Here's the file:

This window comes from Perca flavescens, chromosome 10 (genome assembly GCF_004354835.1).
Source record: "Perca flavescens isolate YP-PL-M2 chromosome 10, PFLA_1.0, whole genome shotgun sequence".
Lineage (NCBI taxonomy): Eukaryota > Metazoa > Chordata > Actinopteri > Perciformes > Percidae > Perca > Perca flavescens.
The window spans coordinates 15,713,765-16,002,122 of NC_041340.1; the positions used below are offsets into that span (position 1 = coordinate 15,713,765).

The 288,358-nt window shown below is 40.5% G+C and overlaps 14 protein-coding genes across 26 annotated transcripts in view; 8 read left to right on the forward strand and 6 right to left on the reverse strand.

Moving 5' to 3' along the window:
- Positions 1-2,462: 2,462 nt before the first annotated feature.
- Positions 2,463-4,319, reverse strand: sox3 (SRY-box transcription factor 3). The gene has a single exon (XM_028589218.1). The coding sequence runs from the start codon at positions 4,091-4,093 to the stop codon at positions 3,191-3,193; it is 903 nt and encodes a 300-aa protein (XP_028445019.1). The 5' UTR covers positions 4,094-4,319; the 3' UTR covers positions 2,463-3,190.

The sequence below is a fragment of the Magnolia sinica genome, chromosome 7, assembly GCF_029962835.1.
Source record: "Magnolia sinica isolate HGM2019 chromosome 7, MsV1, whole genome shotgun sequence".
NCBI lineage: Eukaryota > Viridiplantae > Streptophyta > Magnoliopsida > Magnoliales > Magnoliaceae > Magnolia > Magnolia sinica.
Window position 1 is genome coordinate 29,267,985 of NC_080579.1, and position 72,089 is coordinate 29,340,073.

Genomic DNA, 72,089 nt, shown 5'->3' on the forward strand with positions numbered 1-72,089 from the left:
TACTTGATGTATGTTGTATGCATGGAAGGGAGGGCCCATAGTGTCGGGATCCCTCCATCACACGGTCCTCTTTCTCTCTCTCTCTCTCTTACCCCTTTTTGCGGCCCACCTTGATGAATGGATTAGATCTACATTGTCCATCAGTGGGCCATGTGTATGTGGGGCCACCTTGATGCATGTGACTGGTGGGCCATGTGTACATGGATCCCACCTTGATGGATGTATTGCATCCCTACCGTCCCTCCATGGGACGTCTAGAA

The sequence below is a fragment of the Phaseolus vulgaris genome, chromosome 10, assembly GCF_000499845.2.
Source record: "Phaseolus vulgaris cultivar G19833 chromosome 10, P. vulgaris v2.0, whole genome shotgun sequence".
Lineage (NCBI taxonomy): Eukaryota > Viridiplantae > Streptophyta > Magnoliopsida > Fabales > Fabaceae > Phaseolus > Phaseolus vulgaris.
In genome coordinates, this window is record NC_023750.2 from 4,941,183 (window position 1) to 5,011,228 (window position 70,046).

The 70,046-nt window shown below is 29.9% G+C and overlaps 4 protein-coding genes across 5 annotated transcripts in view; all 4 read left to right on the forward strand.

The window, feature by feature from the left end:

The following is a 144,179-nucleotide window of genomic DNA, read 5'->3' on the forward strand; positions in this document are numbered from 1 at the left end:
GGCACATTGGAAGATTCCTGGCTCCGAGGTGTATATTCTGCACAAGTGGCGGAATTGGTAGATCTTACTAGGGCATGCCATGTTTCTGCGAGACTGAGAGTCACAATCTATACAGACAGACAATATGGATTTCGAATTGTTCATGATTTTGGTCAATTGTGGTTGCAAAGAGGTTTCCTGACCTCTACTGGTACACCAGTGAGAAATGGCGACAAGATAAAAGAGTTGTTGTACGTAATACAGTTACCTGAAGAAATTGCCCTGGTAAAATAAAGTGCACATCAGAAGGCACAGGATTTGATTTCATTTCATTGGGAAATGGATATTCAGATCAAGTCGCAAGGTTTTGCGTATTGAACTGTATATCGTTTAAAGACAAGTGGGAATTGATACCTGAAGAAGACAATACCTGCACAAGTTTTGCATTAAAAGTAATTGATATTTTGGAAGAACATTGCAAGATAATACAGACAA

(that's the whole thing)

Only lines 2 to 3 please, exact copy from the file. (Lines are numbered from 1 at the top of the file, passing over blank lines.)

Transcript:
Source record: "Perca flavescens isolate YP-PL-M2 chromosome 10, PFLA_1.0, whole genome shotgun sequence".
Lineage (NCBI taxonomy): Eukaryota > Metazoa > Chordata > Actinopteri > Perciformes > Percidae > Perca > Perca flavescens.